It is now an undisputed fact that bikers love trademarks. I have twice written about the intersection between outlaw motorcycle clubs and trademark law. First, I wrote about how many of these clubs own and litigate federally registered trademarks. The following week, I wrote about how the feds are trying to use trademarks to stop outlaw motorcycle gangs. Now, there is yet another trademark dispute involving bikers.
This time the dispute revolves around the famous Sturgis Motorcycle Rally. The rally, now in its 76th year, brings three quarters of a million motorcycle enthusiasts to the small town of Sturgis, South Dakota. Population: 6,627. Salute! (sorry not sorry for the obscure Hee-Haw reference). Needless to say, the Sturgis Motorcycle Rally brings in a lot of money.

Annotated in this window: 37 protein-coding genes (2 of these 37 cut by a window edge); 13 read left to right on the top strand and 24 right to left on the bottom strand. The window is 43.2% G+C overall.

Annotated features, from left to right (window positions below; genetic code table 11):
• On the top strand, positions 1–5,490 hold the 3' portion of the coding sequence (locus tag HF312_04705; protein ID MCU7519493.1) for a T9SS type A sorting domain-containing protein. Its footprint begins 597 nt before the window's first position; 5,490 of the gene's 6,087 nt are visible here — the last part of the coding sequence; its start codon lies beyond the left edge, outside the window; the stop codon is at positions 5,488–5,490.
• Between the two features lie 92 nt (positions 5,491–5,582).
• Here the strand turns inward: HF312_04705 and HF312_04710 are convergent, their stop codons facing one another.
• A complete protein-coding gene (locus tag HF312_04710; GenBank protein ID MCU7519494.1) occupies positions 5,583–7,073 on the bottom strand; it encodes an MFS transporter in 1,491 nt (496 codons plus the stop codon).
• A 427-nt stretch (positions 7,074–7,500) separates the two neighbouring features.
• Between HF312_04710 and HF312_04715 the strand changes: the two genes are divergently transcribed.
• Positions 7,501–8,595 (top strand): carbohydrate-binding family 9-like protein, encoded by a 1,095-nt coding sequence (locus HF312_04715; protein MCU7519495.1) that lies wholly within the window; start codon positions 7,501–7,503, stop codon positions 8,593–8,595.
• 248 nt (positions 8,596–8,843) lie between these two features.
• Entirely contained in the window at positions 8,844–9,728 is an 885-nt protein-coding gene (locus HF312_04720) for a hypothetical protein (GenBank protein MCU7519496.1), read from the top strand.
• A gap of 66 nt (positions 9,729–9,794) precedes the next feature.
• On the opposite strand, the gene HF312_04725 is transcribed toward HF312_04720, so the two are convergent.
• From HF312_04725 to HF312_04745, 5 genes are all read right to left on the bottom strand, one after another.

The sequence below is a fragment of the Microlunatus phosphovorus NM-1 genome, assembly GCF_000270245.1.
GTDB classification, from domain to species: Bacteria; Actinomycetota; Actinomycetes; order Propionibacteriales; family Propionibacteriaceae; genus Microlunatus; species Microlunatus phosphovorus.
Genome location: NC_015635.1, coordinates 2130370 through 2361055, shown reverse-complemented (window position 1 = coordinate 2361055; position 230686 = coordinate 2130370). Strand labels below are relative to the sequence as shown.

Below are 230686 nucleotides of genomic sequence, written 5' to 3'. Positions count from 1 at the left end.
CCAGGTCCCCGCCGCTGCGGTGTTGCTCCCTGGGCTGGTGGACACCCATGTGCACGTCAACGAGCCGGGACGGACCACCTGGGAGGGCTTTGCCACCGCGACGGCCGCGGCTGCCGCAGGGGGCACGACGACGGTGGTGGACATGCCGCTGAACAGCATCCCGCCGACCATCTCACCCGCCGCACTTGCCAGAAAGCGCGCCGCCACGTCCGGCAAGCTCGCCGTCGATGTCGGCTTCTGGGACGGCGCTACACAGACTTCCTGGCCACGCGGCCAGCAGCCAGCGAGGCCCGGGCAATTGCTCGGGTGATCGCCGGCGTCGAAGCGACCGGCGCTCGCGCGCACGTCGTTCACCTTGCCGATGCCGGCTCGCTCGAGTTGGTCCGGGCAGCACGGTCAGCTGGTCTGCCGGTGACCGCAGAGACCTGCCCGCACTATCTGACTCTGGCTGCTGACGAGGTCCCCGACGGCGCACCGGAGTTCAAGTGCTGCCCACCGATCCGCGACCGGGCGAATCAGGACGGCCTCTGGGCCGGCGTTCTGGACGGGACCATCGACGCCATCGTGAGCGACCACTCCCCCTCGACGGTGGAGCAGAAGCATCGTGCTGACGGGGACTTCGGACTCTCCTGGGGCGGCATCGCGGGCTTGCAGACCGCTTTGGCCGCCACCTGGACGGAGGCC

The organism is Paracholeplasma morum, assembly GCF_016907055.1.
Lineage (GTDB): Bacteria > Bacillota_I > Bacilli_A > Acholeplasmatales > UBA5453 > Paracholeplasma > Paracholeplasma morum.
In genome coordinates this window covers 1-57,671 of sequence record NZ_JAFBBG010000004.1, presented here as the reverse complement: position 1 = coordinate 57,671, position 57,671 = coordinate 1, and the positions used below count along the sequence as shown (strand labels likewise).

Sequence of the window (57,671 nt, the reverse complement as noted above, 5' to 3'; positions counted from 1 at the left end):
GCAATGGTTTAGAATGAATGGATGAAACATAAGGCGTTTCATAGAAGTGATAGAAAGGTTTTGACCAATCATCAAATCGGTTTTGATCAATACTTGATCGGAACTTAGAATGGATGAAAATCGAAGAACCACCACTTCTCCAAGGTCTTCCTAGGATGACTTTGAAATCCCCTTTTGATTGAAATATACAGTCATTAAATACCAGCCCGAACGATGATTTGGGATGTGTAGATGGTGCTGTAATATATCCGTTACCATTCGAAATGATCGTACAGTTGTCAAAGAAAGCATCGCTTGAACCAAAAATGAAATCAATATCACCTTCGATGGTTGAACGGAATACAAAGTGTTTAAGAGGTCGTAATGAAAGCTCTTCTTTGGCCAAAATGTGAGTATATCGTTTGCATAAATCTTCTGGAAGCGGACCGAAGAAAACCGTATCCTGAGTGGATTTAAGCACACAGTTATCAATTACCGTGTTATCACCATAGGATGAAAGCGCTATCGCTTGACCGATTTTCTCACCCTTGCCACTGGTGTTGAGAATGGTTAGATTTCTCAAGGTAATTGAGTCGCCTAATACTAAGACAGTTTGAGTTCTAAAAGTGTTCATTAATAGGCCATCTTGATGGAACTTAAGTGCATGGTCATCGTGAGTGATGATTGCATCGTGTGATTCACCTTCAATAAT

So, there can be little wonder why Sturgis Motorcycle Rally, Inc. has sued Rushmore Photo and Gifts and Wal-Mart Stores, Inc. for their use of the Sturgis trademark. It seems the main issue in the case will be whether the Sturgis trademark is geographically descriptive, which is a no-no.
This would appear to be a pretty garden-variety trademark infringement lawsuit, apart from the fact that this is now the third time I’ve written about bikers and trademarks. I think I’m going to look into setting up a Trust Tree booth at next year’s Sturgis rally.